With Blue Enigma the project, I created Blue Enigma, the strain of weed, for an important reason. My Pop Pop who passed from cancer told me he wanted to smoke marijuana with me one time in Cali, but he ended up passing before it actually happened. I decided to create this strain with a company out here in San Diego and give back to cancer research. The company I worked with on it is called Chronic Catering and they specialize in herbal remedies. They cater edibles to cancer patients. Marijuana can actually help with the pain of the cancer, making you less stressed. When the body is less stressed, it can actually help speed up the recovery process. I wanted to help these people. It all has purpose, it’s not just like ‘oh I want to smoke weed.’

 

You have a rather large amount of political conversation in your raps.

The amount of political perspective that I have is a little different than other rappers. I pride myself on being an intelligent human being. I pride myself on knowing what the fuck to do when it comes to the intelligence of knowing the law. It’s important to understand why it’s so hard to deal with what’s going on right now the right way and the laws we currently have that we can change.

 

What do you think about all the controversy that is going on right now?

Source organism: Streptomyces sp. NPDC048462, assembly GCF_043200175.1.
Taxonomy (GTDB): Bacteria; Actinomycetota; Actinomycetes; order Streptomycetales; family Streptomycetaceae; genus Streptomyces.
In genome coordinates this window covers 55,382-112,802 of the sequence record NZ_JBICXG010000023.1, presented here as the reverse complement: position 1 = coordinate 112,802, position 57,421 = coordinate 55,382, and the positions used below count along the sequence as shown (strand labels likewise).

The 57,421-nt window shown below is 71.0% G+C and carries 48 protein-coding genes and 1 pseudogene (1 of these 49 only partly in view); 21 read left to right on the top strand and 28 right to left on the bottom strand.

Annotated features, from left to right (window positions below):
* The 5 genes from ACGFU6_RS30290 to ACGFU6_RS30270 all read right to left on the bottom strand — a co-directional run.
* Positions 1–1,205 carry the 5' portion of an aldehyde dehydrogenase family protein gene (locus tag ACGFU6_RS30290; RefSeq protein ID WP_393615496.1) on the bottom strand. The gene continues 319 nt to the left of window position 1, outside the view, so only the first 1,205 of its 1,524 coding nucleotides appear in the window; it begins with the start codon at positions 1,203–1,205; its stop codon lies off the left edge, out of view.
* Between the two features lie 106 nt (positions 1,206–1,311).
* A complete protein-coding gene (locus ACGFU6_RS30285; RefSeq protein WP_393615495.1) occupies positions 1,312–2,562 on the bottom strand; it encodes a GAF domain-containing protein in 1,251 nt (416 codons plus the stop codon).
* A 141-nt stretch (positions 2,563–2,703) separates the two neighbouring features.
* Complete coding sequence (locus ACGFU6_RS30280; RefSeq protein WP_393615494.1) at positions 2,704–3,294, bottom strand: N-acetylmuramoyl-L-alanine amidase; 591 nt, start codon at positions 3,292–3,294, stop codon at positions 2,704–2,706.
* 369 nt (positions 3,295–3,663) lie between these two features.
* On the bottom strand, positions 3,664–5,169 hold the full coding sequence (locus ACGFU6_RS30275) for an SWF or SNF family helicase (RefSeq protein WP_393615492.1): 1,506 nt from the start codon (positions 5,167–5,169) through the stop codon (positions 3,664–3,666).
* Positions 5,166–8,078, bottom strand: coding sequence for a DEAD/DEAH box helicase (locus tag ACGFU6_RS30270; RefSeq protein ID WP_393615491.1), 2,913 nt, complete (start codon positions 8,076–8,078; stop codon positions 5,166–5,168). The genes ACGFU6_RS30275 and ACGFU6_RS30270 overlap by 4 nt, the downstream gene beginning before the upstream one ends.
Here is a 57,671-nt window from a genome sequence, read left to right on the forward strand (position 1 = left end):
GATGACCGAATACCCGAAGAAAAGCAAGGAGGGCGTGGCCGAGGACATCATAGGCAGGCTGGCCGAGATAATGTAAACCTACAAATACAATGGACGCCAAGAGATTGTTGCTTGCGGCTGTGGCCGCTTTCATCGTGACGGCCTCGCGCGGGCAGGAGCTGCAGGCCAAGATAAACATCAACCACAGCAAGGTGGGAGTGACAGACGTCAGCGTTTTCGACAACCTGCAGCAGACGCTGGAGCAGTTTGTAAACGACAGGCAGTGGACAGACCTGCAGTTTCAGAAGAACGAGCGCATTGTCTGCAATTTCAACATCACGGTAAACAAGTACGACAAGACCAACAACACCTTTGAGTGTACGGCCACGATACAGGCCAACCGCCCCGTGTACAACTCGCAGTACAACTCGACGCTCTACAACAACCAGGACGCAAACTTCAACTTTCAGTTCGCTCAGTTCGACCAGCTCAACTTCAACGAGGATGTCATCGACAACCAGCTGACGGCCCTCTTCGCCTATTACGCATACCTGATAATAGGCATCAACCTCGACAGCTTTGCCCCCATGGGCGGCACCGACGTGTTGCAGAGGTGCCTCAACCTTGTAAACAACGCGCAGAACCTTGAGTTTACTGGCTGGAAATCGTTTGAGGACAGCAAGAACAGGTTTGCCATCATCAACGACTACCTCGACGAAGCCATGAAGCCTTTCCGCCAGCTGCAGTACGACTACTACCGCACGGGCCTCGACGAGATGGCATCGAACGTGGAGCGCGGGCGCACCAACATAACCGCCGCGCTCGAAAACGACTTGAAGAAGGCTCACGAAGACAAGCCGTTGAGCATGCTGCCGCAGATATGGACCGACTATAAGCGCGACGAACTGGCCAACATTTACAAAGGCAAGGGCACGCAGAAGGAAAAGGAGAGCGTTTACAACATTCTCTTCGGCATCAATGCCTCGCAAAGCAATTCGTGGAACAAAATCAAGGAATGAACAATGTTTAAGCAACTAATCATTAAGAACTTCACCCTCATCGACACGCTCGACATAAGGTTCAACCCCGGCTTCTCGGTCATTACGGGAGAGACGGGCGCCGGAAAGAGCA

People would rather talk about the issues than realize that the solution is as simple as the law. If all these people on Instagram and Twitter knew the law, then we would have more people free. There would be less death, less crime. It just sounds so weird to people because they have been complaining about the system for so long without doing anything.

 

What are you personally doing to help this?

I have a lot of friends that are in law school, so I am working with them to create an outreach for the youth that don’t really know the law. Creating pamphlets on information on the law to give people one by one to show them what we are capable of doing. I’m working on something with an artist named Real J. Wallace from San Diego. To me, he’s the Tupac of now. He’s a huge advocate for change.

 

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What do you encourage others to do in regards to this?